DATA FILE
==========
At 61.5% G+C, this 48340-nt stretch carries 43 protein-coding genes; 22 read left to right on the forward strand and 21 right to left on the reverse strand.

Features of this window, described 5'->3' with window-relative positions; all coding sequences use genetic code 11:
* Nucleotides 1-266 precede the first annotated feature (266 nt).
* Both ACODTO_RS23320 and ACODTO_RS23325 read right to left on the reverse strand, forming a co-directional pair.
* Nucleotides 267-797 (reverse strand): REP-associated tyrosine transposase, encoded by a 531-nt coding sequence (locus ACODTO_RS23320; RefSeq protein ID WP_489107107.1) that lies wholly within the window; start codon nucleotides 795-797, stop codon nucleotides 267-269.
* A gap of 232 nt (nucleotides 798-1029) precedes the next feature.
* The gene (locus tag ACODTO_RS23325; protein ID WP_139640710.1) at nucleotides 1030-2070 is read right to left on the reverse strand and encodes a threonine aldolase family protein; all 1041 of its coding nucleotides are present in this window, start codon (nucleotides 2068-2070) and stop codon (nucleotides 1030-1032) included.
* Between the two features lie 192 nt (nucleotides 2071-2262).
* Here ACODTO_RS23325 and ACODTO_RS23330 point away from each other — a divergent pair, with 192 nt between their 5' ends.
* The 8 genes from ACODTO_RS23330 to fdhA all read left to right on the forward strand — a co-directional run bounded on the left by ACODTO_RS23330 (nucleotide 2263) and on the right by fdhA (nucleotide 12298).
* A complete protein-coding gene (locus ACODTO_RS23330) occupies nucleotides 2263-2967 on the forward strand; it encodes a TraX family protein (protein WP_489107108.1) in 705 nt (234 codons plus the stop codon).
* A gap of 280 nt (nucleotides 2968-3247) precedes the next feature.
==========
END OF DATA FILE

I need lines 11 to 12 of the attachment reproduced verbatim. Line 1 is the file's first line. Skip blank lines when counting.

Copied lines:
* A complete protein-coding gene (locus ACODTO_RS23330) occupies nucleotides 2263-2967 on the forward strand; it encodes a TraX family protein (protein WP_489107108.1) in 705 nt (234 codons plus the stop codon).
* A gap of 280 nt (nucleotides 2968-3247) precedes the next feature.